Hindu prayers will open Mount Pleasant Town Council on March 9, containing hymns from world’s oldest extant scripture.
Hindu statesman Rajan Zed will deliver the invocation from ancient Sanskrit scriptures remotely before the Mount Pleasant Town Council meeting. After the Sanskrit delivery, he then will read the English interpretation of the prayers. Sanskrit is considered a sacred language in Hinduism and root language of Indo-European languages.
Zed, who is the President of Universal Society of Hinduism, will recite from Rig-Veda, the oldest scripture of the world still in common use; in addition to lines from Upanishads and Bhagavad-Gita (Song of the Lord), both ancient Hindu scriptures he plans to start and end the prayer with “Om”, the mystical syllable containing the universe, which in Hinduism is used to introduce and conclude religious work.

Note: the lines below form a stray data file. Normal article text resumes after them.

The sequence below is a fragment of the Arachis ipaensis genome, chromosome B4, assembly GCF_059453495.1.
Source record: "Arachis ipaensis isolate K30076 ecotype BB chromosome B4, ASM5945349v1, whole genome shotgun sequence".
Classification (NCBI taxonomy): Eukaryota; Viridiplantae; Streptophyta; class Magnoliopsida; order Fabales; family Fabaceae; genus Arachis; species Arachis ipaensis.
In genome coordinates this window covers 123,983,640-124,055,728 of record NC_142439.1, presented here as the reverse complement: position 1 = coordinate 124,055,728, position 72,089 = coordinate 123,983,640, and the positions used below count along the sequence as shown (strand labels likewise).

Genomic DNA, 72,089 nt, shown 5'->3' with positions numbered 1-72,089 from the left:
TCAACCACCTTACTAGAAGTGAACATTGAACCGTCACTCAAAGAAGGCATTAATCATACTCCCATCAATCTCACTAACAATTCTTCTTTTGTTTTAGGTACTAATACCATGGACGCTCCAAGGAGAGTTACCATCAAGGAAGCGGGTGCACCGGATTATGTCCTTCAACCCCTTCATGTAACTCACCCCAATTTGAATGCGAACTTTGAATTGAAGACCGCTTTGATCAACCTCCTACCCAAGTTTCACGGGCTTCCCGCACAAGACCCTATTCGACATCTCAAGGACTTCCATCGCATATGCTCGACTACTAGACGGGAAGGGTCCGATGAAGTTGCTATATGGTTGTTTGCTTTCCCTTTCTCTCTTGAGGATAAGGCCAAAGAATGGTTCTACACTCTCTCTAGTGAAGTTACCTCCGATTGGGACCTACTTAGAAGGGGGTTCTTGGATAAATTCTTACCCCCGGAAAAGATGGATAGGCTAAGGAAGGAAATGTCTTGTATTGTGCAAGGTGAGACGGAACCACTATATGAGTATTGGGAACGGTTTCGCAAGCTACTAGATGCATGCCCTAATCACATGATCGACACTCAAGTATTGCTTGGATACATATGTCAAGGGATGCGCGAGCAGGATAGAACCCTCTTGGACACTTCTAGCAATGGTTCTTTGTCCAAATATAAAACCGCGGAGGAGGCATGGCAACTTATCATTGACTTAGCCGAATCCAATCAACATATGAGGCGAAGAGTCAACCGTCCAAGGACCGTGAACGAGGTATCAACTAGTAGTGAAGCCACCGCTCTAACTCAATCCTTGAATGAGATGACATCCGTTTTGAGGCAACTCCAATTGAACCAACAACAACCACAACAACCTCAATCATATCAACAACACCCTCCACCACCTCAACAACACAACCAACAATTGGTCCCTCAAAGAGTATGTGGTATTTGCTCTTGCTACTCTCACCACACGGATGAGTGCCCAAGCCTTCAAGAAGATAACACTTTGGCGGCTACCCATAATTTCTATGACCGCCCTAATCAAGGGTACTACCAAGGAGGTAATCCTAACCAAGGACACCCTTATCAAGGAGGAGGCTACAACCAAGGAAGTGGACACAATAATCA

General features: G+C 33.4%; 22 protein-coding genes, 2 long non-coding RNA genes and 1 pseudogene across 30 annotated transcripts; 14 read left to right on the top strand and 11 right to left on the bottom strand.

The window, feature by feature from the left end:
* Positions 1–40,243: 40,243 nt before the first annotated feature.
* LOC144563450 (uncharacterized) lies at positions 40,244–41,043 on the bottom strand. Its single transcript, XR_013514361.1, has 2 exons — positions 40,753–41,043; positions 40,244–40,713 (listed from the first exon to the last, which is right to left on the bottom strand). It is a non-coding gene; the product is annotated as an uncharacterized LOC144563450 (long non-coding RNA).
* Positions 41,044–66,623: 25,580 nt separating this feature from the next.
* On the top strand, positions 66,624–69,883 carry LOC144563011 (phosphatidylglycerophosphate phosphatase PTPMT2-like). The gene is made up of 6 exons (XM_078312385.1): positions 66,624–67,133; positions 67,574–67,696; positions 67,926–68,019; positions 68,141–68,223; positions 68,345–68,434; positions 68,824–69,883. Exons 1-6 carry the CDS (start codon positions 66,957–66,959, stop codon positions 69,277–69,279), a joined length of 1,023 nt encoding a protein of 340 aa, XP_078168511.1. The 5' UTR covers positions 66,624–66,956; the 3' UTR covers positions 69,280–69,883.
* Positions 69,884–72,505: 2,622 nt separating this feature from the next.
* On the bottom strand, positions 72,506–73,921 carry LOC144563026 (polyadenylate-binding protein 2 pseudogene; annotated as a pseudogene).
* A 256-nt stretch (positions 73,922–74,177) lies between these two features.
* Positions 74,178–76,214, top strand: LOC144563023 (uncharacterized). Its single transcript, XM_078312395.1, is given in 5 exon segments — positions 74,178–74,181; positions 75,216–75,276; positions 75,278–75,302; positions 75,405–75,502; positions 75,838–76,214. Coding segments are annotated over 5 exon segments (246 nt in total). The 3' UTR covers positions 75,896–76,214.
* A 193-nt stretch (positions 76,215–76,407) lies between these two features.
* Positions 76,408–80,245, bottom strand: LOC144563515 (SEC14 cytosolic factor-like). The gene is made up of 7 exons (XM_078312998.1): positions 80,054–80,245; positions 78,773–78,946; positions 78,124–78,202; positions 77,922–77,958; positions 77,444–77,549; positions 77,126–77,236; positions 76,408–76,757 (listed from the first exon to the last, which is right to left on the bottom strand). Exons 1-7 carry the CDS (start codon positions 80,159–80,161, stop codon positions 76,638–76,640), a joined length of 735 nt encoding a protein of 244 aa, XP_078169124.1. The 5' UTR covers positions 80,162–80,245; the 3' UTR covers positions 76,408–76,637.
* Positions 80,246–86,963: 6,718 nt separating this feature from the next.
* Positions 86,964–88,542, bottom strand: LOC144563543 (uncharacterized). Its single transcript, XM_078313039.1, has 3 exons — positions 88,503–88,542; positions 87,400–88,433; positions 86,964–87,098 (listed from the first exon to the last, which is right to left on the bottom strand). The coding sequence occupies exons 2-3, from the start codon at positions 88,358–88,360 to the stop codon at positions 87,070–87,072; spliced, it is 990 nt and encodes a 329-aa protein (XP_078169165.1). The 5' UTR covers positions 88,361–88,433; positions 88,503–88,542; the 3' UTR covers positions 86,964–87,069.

Reciting from Bhagavad-Gita, he proposes to urge councilmembers and others present to keep the welfare of others always in mind.
Zed, a global Hindu and interfaith leader, was awarded the World Interfaith Leader Award and is a Senior Fellow and Religious Advisor to Foundation for Religious Diplomacy, and on the Advisory Board of The Interfaith Peace Project. He has been panelist for “On Faith,” an interactive conversation on religion produced by The Washington Post; and has produced a weekly multi-faith panel “Faith Forum” in a Gannett publication for over 10 years.
Hinduism is the oldest and third largest religion of the world with about 1.2 billion adherents. There are about three million Hindus in the U.S.